SB 331 also addresses non-disparagement agreements and “other documents” required of employees beyond settlement or separation agreements.  In fact, any agreement that has the purpose or effect of prohibiting the disclosure of information about unlawful acts in the workplace must now include the same quoted language referenced above.  Employers with broad Confidentiality or NDA agreements should take note, and amend these documents for 2022.

Take-Aways

If your template agreements are more than a few years old, then you may want to take a look at some other updates from recent years that we blogged about, including this post (about the original prohibition relating to harassment claims and updated Civil Code 1542 language), and this post regarding provisions limiting rehire (aka “no future employment”).

If you are paying to resolve claims, or buy peace, or protect your confidential information, you might as well make sure the agreement documenting those terms is enforceable.  Otherwise you could pay without the protection you thought you were buying!

Note:  This blog post was updated on October 18, 2021.

A number of new requirements for California settlement and separation agreements took effect on January 1, 2019. Two of them stem from the #MeToo movement. These are:

  • Assembly Bill (AB) 3109 prohibits language in contracts or settlement agreements that bars anyone from testifying in administrative, legislative or judicial proceedings concerning alleged criminal conduct or sexual harassment. I think that those provisions would have been void under prior law, but there’s no doubt that they’re void now.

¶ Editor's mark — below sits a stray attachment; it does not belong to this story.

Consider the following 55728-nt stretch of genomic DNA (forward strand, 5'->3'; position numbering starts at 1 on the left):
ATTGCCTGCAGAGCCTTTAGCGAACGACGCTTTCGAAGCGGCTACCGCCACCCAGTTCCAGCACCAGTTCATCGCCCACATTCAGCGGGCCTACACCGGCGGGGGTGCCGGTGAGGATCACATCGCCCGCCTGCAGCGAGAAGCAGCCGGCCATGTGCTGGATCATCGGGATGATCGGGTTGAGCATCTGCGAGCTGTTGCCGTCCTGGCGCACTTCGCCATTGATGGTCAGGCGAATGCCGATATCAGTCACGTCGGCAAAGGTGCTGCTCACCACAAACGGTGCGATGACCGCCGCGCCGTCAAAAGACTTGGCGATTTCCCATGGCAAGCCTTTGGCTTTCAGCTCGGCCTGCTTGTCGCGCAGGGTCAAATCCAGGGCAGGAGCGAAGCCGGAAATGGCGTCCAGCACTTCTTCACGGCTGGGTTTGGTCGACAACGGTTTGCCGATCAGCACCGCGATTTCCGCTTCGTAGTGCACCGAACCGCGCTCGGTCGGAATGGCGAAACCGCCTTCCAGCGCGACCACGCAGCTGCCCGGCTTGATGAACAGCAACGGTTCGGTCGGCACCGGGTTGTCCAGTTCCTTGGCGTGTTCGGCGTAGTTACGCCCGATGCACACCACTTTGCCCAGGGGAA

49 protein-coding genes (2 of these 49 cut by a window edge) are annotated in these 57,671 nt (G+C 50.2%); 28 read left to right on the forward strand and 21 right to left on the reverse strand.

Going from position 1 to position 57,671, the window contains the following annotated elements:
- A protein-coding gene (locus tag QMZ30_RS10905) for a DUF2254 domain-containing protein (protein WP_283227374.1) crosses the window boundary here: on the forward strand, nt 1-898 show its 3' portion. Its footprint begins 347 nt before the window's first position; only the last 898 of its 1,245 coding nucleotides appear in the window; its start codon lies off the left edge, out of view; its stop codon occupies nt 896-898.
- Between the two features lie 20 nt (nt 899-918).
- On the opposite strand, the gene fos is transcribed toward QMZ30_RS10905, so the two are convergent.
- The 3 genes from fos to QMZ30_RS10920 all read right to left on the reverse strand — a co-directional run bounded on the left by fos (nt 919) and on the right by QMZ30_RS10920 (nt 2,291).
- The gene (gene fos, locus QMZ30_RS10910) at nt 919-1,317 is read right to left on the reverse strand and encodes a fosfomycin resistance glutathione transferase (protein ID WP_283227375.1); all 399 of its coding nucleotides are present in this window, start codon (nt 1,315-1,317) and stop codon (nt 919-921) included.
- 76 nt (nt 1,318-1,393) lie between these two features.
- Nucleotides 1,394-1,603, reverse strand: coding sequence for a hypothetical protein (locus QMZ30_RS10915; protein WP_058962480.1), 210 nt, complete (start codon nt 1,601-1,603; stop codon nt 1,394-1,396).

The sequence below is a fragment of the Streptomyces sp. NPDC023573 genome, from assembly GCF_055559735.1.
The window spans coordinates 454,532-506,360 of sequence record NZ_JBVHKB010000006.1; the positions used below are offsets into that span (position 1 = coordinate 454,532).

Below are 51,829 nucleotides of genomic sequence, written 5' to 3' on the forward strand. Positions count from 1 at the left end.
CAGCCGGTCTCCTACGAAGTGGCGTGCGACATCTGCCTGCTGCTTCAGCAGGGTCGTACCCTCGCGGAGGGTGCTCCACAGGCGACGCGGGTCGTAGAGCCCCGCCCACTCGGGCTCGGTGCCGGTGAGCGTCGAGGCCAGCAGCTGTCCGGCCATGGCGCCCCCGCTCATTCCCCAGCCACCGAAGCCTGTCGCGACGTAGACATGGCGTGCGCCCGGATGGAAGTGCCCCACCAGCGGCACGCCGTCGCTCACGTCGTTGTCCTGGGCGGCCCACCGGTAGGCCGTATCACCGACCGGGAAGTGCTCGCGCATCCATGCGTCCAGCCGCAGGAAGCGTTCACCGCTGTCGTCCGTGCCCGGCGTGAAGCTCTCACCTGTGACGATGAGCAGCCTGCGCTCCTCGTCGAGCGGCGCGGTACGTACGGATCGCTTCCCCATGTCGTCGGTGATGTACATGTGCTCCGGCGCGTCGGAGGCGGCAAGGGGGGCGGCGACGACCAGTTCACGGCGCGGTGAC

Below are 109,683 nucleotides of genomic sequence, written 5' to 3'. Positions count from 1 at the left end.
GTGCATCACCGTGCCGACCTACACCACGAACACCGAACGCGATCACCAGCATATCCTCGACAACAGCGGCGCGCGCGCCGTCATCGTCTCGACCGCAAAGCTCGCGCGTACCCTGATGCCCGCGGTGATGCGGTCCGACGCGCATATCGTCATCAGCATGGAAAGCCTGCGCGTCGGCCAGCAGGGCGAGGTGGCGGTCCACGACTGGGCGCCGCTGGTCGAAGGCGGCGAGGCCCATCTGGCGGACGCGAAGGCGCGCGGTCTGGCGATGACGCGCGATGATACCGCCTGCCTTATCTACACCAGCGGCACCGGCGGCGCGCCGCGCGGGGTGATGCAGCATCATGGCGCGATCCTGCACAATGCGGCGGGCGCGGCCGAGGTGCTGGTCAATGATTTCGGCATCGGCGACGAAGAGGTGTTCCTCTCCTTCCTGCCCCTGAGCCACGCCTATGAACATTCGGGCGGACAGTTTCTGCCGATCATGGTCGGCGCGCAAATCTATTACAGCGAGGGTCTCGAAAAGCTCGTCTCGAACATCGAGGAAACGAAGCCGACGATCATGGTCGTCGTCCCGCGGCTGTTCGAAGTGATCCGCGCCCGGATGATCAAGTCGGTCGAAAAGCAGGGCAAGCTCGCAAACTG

• Senate Bill (SB) 820 prohibits non-disclosure provisions in settlement agreements related to civil or administrative complaints of sexual assault, sexual harassment, and workplace harassment or discrimination based on sex. The bill expressly authorizes provisions that (i) preclude the disclosure of the amount paid in settlement and (ii) protect the claimant’s identity and any fact that could reveal the identity, so long as the claimant has requested anonymity and the opposing party is not a government agency or public official. Settlement agreements signed after January 1, 2019 should be reviewed by counsel to ensure compliance with the new restrictions.

A third bill (SB 1431) has received less attention. This bill changes the language of the ubiquitous Civil Code § 1542 waiver. As of January 1, 2019, the language required to waive unknown claims is:

 

“A general release does not extend to claims that the creditor or releasing party does not know or suspect to exist in his or her favor at the time of executing the release and that, if known by him or her, would have materially affected his or her settlement with the debtor or released party.”

It’s not a huge change (adding “or releasing party” and “or released party”). But if you plan to ask anyone to release claims, you should include the current language.

The goal of settlement from a defense perspective is to avoid the risks, disruptions, and expense of further litigation.  So what if you, the employer, settle claims with a plaintiff who takes the money but pursues further claims against you.  That would be, in technical legal jargon, "really bad."